What Is The Minto Pyramid Principle And How Does It Improve Communication?

What Is The Minto Pyramid Principle And How Does It Improve Communication?
Summary: Isn't it annoying when you attend a presentation or professional discussion and you wait until the end to hear the key information? This is where the Minto pyramid principle comes into play and offers a much quicker way to communicate your main points.

Introducing The Minto Pyramid Principle

Productive and comprehensible communication is key when pitching your ideas to busy executives who have limited time in their schedules to listen to you. This is particularly necessary for remote professionals, who must retain their leadership's attention through video calls and online presentations. The core characteristics of the Minto pyramid principle can be applied in every form of communication, whether you are writing an email or talking to a colleague face-to-face. Instead of starting with the details and the main argument points, professionals begin with the conclusion and the ultimate goal of the presentation. They understand that too many specifics can bore listeners and make them lose interest and focus. Starting from the end and walking audiences toward the beginning, you can grab everyone's interest early on and communicate your points quickly and efficiently.

The Structure Of A Minto Pyramid

Start From The Conclusion

Also referred to as BLUF (bottom line up front), this step goes against everything we've been taught about communicating. You start by presenting your key takeaway, suggestion, message, or conclusion. This way, your audience doesn't have to wait until the end to hear your main points. Not only do you grab their attention quickly, but it's also much easier to persuade your colleagues by presenting your collected data during the rest of your presentation. However, don't just blurt out your bottom line. Structure it by first establishing the scene and the problem you're facing. Ask everyone how they would solve this issue before giving your unique answer, which is your conclusion.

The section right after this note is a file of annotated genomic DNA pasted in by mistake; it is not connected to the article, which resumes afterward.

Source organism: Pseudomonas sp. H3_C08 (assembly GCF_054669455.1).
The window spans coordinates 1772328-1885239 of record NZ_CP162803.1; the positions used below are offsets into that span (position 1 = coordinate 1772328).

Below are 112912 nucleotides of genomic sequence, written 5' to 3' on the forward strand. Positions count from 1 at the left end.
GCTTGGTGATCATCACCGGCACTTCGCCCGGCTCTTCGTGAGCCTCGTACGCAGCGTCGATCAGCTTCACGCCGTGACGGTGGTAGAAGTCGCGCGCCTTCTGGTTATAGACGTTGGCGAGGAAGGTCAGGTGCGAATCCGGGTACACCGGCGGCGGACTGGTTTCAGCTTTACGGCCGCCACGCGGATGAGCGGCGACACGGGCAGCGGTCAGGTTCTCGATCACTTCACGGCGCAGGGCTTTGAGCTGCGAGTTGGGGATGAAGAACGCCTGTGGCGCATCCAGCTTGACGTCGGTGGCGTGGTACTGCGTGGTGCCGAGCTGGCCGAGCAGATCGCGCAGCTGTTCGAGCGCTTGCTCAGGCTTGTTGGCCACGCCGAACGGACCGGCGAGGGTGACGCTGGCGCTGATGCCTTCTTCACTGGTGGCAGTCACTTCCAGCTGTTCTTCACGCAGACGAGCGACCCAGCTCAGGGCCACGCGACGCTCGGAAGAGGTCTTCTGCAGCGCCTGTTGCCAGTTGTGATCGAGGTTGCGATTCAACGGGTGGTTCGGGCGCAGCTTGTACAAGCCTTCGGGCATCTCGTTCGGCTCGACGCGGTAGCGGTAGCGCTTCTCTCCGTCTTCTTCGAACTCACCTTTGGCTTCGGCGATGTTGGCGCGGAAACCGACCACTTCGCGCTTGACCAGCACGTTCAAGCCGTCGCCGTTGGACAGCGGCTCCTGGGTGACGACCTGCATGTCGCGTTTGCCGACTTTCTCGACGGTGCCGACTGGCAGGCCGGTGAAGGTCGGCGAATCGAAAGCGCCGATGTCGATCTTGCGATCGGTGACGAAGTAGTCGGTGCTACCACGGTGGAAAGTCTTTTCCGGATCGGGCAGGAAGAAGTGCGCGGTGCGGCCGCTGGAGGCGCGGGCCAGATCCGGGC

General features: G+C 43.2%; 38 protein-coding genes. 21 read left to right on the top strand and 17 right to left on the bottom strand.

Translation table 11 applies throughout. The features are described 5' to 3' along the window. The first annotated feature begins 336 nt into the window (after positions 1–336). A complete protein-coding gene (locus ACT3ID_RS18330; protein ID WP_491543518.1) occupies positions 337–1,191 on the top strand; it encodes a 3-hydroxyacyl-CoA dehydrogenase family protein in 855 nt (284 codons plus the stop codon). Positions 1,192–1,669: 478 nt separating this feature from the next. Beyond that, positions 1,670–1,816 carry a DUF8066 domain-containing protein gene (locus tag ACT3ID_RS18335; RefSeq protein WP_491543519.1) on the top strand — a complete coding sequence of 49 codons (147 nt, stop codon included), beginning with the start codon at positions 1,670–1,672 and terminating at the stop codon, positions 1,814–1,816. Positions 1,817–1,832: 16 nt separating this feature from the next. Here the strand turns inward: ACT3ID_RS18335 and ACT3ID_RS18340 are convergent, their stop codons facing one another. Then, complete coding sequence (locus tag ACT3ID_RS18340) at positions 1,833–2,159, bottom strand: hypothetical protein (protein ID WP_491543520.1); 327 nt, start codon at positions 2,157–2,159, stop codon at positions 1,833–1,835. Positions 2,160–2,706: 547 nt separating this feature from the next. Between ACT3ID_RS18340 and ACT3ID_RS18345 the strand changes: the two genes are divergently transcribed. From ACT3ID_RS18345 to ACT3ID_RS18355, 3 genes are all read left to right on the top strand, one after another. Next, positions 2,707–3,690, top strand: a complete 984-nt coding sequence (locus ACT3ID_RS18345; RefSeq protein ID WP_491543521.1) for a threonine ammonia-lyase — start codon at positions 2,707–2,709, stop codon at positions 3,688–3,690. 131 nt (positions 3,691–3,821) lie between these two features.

Mention The Key Points

The next step in the Minto pyramid principle is mentioning the key points that helped you draw your conclusion. They should be short, too, so you don't lose people's attention. You may add bullet points and explain each one with just a few words. You can probably make many arguments asserting your final decision. However, stick to a few of them. Ideally, you should keep the ones you can prove without awakening any doubt.

State The Details And Data

After you've expressed the essence of your presentation, it's time to go deeper and showcase your research, including case studies, data, and figures. This information further solidifies your opinion and aims to persuade even the most skeptical members of your audience. It's better to divide your information using the MECE framework (mutually exclusive and collectively exhaustive). For instance, you may categorize your findings based on age and other demographics. While this stage is the most content-heavy, it should not be the main focus of your presentation. It is complementary to the other two stages, and can even be omitted if you've already presented your key points comprehensibly.

Why It's Beneficial On An Executive Level

Enhanced Communication

When you put your recommendations at the end of a presentation, your audience might have already lost interest and feel like your arguments are weak. Executives typically participate in various presentations daily and don't have any time to waste. By following the Minto pyramid principle, you present your ideas concisely and comprehensibly, making a unique impact. Additionally, when you go backward you can research your subject in detail and be prepared for any question. When you are well-prepared for a presentation, you are calm and you can communicate your message clearly and convincingly.